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Video: What happens if you use the wrong fluids in your car?

Consumer Reports News: October 29, 2010 07:38 AM

It's not uncommon for people to mix up or use the wrong fluids in their cars, and if they do, the results can vary from irritating to deadly. Below, we outline the potential damage you can do to your car, or to yourself.

"Adding antifreeze to the windshield-washer reservoir might just create a slimy mess," said David Champion, senior director of Consumer Reports' Auto Test Center in East Haddam, Connecticut. "But a British health study found that filling the reservoir with only water creates a good breeding ground for the bacterium that causes Legionnaires' disease. Consumers should check their owner's manual before they top off any fluids under the hood of their car," Champion said. People should check with a mechanic, or even the folks behind the counter at the local auto parts store, if they have any doubts.

The video highlights the proper way to check and refill your car's fluids, demonstrating where the resevoirs are located.

Here's what could happen if you use the wrong fluids:

Motor oil slip-ups. The brand of motor oil matters little, but its viscosity grade (10W-30, for example) is important. Use only what the owner's manual specifies. Using the wrong oil can lead to reduced lubrication and shorter engine life. If the manual says to use synthetic oil, do so. Contrary to what some believe, adding synthetic oil to regular oil won't harm the engine, but there's also no benefit in doing so.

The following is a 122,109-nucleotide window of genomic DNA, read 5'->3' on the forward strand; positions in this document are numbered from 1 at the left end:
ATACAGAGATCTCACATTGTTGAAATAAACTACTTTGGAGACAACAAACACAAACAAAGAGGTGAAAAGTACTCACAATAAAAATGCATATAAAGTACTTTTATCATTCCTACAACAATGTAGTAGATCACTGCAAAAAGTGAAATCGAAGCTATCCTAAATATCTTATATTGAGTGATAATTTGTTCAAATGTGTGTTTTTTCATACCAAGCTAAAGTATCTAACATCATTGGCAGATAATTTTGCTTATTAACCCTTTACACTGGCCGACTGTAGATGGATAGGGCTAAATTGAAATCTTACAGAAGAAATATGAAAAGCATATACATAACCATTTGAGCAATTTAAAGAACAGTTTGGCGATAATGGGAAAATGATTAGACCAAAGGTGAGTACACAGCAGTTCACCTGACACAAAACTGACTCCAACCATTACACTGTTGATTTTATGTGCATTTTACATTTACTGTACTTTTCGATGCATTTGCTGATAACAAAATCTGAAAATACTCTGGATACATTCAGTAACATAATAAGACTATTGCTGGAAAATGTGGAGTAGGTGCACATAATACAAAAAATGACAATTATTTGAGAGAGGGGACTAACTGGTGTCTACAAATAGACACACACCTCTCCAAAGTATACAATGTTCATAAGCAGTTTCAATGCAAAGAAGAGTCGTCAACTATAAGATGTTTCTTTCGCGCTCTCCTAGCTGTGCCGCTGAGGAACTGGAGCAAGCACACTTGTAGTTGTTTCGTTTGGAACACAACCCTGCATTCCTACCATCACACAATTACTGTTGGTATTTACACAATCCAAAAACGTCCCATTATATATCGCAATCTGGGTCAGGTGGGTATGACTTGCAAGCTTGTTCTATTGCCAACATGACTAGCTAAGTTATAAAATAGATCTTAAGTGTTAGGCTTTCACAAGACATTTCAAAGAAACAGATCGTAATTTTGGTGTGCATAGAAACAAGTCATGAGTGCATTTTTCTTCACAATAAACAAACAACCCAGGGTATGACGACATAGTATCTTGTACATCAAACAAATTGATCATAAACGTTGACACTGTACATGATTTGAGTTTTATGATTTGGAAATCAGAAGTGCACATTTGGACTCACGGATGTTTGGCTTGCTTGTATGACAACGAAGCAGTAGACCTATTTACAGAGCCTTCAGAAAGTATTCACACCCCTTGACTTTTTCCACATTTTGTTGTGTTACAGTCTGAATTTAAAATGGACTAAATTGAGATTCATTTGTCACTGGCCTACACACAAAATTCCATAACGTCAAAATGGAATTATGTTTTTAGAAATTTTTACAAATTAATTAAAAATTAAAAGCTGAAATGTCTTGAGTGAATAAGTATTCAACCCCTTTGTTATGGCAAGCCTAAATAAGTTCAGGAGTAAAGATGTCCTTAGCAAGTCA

Battery fluid. Some car batteries have accessible individual cells that might need replenishing with a little water to cover the lead plates. Only use distilled water, which contains no salts or minerals. If tap water is added to a battery's electrolyte liquid, it can allow minerals from the water to build up on the battery's internal lead plates, which will reduce the battery's power and shorten its life.

Be cool with the water. A car's cooling system uses a blend of water and antifreeze; properly called coolant, at concentrations (typically 50/50) designed to keep it from freezing on a cold day and boiling on a hot one. Adding too much water to the mix can make it more susceptible to freezing and boiling. That can keep the car from starting when it's freezing and cause overheating in warmer weather. Tap water could also lead to mineral buildup in the cooling system, reducing its effectiveness.

Adding diesel fuel to a gasoline-powered car's tank. This will make the engine stumble and knock, if it runs at all. Fortunately, diesel pumps have oversized nozzles, so that mistake is hard to make. Depending on the quantity of gasoline that's added to a diesel vehicle's tank, it could do little harm or it could damage the fuel pump, injectors, and other parts. If the mix-up is caught soon enough, a technician can limit the damage by draining the contaminated fuel. Meanwhile, don't run the engine.

See the complete report from our November 2010 issue, "What if you use the wrong stuff?"

Learn more about car care in our guide to car maintenance.

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